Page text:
Kuching. Capital of Sarawak. Kuching means ‘cat’ in Malay (old spelling). Present day connection with the name consists of cat statues littered around the city. The origins of the city’s name can be found here.
This is probably one of the most delightful Malaysian cities. Nestled on both banks of the Kuching river, Kuching is great for strolling. It is relatively unpolluted (that is until the haze starts) and the streets are very clean. The trees line the waterfront promenade with wonderful shades and makes for an idyllic walk. It is amazing that I can walk along the river in midday, in the scorching sun and feel that I can enjoy myself. That says a lot about how much I like the city since I don’t take to heat well.
Across the river, the Sarawak State Legislative Assembly building sits prominently on top of a small hill. Just a mere few months ago, the Sarawak’s state elections was a much-watched event for the nation’s pundits and political players.
Not far from the State Legislative Assembly hall is the Astana. It is the official residence of the Governor (or Yang di-Pertua Negeri) of Sarawak. Unlike the Malay states on Peninsula Malaysia, Sarawak is a state without a traditional monarch. The Governor’s role is largely symbolic. Legislature is made by the State Legislative Assembly which is elected by the people. The executive branch of the Sarawak government is made up of the Cabinet headed by the Chief Minister.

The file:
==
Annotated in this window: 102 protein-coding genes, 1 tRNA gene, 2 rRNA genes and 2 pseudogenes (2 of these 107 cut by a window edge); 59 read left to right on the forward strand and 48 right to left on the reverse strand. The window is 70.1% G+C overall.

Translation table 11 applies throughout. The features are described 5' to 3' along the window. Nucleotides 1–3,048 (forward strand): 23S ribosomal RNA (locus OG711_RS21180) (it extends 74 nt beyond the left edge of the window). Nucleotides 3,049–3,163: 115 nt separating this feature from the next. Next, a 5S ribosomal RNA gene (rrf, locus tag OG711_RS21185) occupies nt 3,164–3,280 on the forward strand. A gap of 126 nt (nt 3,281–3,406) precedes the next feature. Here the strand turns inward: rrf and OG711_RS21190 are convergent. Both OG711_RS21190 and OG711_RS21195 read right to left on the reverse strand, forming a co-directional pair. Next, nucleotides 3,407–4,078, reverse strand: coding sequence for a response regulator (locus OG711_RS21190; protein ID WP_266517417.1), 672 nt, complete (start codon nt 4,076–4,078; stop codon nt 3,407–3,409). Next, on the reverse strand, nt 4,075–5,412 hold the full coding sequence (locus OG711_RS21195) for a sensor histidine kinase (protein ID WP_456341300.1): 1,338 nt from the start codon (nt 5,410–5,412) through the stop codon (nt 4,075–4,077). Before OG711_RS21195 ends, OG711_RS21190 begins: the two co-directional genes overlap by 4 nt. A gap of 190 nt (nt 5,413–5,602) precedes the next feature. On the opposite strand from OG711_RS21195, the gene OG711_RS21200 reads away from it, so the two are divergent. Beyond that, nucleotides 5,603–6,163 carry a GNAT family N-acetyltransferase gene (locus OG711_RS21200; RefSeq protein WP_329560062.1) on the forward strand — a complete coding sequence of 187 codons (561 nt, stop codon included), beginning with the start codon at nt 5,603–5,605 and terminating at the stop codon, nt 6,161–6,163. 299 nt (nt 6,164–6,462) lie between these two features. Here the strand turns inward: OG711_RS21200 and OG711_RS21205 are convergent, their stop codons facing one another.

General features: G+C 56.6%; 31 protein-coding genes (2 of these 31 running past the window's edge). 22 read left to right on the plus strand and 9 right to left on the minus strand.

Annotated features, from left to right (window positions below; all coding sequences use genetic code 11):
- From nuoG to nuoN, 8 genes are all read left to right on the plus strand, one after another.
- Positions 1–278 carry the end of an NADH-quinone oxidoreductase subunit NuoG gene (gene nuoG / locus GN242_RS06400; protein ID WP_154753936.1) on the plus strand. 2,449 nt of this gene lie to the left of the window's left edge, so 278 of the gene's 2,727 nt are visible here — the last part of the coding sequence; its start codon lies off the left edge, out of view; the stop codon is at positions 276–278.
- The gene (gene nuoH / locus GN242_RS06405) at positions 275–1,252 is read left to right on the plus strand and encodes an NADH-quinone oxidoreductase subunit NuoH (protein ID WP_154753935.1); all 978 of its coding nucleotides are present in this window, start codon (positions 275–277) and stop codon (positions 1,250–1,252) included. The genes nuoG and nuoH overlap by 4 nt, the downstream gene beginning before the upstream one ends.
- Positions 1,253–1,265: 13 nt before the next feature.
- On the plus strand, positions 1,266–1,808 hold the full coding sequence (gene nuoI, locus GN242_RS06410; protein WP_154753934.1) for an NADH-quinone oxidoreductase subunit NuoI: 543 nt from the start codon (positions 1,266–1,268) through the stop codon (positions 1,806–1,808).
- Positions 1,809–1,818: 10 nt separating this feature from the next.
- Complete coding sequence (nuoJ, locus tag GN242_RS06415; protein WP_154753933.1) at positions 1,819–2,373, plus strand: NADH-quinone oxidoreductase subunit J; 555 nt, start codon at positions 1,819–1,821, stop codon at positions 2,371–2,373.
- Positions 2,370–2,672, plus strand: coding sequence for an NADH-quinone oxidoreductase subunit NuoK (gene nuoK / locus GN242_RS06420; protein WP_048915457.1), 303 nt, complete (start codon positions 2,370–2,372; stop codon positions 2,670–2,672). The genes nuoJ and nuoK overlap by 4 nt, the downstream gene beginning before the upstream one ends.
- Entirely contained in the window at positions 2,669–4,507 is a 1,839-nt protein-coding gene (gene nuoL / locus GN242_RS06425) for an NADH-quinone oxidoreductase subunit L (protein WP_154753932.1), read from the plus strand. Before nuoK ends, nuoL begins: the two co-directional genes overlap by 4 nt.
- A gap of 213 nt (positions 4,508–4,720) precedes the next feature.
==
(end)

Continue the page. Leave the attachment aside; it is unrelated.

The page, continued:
After enjoying a scenic walk along the river, crossed the road to Carpenter Street or some call it Chinatown. Today it is a historic old town area catered mostly to tourists. But it is charming and houses some small eateries where we filled our tummies.
Right at the end of Carpenter Street stands the Old Court House complex, built in 1874.
And does anyone here remember James Brooke, the Rajah Putih (a.k.a. angmoh chief) of Sarawak from their history class days?